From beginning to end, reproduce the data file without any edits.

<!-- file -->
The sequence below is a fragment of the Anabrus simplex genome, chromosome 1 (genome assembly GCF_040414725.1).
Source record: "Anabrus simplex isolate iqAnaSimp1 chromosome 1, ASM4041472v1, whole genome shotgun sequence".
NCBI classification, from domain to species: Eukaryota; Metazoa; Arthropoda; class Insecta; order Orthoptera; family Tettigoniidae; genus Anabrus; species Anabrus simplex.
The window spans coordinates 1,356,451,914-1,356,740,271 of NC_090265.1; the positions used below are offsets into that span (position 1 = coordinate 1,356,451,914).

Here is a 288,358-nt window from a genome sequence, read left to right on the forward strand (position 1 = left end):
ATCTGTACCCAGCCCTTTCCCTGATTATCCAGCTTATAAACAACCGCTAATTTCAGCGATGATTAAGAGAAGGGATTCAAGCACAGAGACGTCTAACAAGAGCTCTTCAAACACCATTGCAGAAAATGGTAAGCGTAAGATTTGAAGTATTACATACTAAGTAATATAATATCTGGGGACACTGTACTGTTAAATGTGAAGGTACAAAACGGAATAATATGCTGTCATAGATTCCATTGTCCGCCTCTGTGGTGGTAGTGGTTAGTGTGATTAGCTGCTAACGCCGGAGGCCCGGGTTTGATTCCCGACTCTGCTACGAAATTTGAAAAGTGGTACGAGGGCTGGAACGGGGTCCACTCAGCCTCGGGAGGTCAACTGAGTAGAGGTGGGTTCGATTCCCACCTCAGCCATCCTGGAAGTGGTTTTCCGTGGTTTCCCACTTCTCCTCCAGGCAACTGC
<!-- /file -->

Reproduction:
The sequence below is a fragment of the Anabrus simplex genome, chromosome 1 (genome assembly GCF_040414725.1).
Source record: "Anabrus simplex isolate iqAnaSimp1 chromosome 1, ASM4041472v1, whole genome shotgun sequence".
NCBI classification, from domain to species: Eukaryota; Metazoa; Arthropoda; class Insecta; order Orthoptera; family Tettigoniidae; genus Anabrus; species Anabrus simplex.
The window spans coordinates 1,356,451,914-1,356,740,271 of NC_090265.1; the positions used below are offsets into that span (position 1 = coordinate 1,356,451,914).

Here is a 288,358-nt window from a genome sequence, read left to right on the forward strand (position 1 = left end):
ATCTGTACCCAGCCCTTTCCCTGATTATCCAGCTTATAAACAACCGCTAATTTCAGCGATGATTAAGAGAAGGGATTCAAGCACAGAGACGTCTAACAAGAGCTCTTCAAACACCATTGCAGAAAATGGTAAGCGTAAGATTTGAAGTATTACATACTAAGTAATATAATATCTGGGGACACTGTACTGTTAAATGTGAAGGTACAAAACGGAATAATATGCTGTCATAGATTCCATTGTCCGCCTCTGTGGTGGTAGTGGTTAGTGTGATTAGCTGCTAACGCCGGAGGCCCGGGTTTGATTCCCGACTCTGCTACGAAATTTGAAAAGTGGTACGAGGGCTGGAACGGGGTCCACTCAGCCTCGGGAGGTCAACTGAGTAGAGGTGGGTTCGATTCCCACCTCAGCCATCCTGGAAGTGGTTTTCCGTGGTTTCCCACTTCTCCTCCAGGCAACTGC